Mother Teresa's interior world

MotherTeresa TimeIt's easy to treat Mother Teresa as a plaster saint, a symbol of unattainable holiness. Contrary to the example of Teresa's life, some pampered souls (speaking for myself, at least) turn her into an escape clause from Jesus' call to die to ourselves: "I'll never be another Mother Teresa, so I'll just stay where I am, thanks." Teresa's posture and countenance suggested a soul deeply at peace with God, and thus better able to do heroic works of compassion. It's oddly comforting to read David Van Biema's cover article for this week's Time, which reinforces what veteran journalist Richard Ostling revealed in 2003: Teresa waged a nearly lifelong battle with feelings of spiritual failure and unworthiness.

Van Biema draws at length from a new book, Mother Teresa: Come Be My Light (Doubleday), but he also quotes thoughtful Catholics who help explain her struggle.

Here is an especially brilliant paragraph:

Two very different Catholics predict that the book will be a landmark. The Rev. Matthew Lamb, chairman of the theology department at the conservative Ave Maria University in Florida, thinks Come Be My Light will eventually rank with St. Augustine's Confessions and Thomas Merton's The Seven Storey Mountain as an autobiography of spiritual ascent. [The Rev. James] Martin of [the Jesuit weekly] America, a much more liberal institution, calls the book "a new ministry for Mother Teresa, a written ministry of her interior life," and says, "It may be remembered as just as important as her ministry to the poor. It would be a ministry to people who had experienced some doubt, some absence of God in their lives. And you know who that is? Everybody. Atheists, doubters, seekers, believers, everyone."

That final sentence prompted a question of how Christopher Hitchens -- who turned Teresa-bashing into a quirky personal crusade -- will respond to these details. Van Biema delivers the answer in two separate paragraphs:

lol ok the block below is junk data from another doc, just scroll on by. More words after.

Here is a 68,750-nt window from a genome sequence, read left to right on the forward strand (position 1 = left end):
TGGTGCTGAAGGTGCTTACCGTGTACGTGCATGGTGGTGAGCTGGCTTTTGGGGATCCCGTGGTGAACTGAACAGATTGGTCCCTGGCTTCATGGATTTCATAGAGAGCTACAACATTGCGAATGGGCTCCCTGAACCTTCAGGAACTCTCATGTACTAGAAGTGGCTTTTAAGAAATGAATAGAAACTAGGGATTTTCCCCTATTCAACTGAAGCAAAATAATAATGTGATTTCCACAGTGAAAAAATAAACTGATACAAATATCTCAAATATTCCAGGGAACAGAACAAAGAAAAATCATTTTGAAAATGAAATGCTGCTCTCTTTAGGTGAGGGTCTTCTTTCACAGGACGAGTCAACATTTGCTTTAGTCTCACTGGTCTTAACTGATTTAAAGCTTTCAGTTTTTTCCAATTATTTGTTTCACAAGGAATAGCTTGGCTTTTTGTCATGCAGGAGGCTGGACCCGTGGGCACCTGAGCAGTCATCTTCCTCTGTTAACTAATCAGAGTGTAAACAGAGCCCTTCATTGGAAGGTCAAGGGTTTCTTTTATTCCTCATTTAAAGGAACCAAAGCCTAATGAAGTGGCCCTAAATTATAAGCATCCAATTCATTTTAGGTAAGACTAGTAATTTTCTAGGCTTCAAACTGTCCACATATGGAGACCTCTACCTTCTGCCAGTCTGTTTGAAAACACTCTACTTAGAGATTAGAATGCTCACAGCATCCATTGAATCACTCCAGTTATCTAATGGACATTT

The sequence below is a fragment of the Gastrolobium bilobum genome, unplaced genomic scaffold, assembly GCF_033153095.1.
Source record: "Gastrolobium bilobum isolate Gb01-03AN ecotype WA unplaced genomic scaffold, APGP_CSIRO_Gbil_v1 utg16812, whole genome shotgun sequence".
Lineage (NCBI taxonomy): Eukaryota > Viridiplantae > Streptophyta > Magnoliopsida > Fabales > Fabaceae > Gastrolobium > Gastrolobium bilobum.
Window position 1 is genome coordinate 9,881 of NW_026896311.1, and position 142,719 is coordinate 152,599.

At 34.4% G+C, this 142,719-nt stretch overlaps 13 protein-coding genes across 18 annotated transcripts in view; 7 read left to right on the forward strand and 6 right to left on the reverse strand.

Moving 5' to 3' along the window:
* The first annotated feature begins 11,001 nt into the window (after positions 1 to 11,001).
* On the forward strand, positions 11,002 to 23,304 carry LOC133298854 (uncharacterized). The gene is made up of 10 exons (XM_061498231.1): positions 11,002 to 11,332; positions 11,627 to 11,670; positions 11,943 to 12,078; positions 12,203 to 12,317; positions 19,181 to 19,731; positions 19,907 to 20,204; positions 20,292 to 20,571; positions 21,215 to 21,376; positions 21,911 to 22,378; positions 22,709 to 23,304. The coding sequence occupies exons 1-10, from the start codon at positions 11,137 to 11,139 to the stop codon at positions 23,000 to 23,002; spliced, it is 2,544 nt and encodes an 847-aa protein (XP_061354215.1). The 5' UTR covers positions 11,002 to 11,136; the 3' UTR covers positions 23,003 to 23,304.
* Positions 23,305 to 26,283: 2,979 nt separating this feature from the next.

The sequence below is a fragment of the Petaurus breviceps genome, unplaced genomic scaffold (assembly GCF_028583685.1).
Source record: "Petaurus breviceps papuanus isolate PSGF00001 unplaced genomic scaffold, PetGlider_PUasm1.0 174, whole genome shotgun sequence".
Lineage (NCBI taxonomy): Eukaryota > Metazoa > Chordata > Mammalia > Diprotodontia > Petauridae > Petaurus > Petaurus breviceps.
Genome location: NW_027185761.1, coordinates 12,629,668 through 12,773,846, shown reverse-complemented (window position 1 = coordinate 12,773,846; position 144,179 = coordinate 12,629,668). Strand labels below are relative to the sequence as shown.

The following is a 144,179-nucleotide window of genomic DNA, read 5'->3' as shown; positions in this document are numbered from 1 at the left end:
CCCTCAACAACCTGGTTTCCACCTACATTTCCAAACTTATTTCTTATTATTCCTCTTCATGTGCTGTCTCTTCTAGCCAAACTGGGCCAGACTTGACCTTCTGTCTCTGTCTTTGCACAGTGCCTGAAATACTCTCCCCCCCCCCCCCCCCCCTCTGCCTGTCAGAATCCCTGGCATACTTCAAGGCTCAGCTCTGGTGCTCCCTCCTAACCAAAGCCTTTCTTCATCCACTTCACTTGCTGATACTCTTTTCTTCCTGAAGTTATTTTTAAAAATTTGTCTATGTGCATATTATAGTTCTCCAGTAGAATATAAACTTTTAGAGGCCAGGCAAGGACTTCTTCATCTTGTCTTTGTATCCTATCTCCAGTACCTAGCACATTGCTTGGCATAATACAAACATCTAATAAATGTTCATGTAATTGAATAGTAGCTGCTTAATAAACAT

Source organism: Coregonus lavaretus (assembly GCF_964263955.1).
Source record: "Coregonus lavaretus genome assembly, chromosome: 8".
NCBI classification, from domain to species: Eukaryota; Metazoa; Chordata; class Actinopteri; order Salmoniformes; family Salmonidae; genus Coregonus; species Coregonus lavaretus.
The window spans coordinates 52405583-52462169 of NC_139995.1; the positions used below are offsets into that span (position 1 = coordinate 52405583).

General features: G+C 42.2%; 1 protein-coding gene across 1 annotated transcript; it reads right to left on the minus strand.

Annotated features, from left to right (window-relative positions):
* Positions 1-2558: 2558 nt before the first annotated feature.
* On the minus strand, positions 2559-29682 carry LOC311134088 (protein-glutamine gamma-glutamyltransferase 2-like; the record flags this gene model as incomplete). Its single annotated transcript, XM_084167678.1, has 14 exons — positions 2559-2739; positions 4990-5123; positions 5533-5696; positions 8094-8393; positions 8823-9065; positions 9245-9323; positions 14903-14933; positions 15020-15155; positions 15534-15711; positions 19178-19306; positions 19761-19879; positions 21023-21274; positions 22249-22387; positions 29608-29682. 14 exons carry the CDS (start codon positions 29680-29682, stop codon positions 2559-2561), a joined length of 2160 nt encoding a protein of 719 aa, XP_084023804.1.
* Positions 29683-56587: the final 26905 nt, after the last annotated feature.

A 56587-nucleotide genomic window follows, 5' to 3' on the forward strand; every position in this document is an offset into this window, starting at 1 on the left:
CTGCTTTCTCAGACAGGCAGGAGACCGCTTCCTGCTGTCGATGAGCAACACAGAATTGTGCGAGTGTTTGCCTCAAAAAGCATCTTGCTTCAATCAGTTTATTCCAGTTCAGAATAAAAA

Says Christopher Hitchens, author of The Missionary Position, a scathing polemic on Teresa, and more recently of the atheist manifesto God Is Not Great: "She was no more exempt from the realization that religion is a human fabrication than any other person, and that her attempted cure was more and more professions of faith could only have deepened the pit that she had dug for herself."

... In 1948, Hitchens ventures, Teresa finally woke up, although she could not admit it. He likens her to die-hard Western communists late in the cold war: "There was a huge amount of cognitive dissonance," he says. "They thought, 'Jesus, the Soviet Union is a failure, [but] I'm not supposed to think that. It means my life is meaningless.' They carried on somehow, but the mainspring was gone. And I think once the mainspring is gone, it cannot be repaired." That, he says, was Teresa.

Van Biema spends far more space exploring the question of how Teresa felt such torment, even while attending daily Mass and devoting so much of her life to serving Christ in the poor. If you don't subscribe to Time, buy this week's issue. Then read, mark, learn and inwardly digest.

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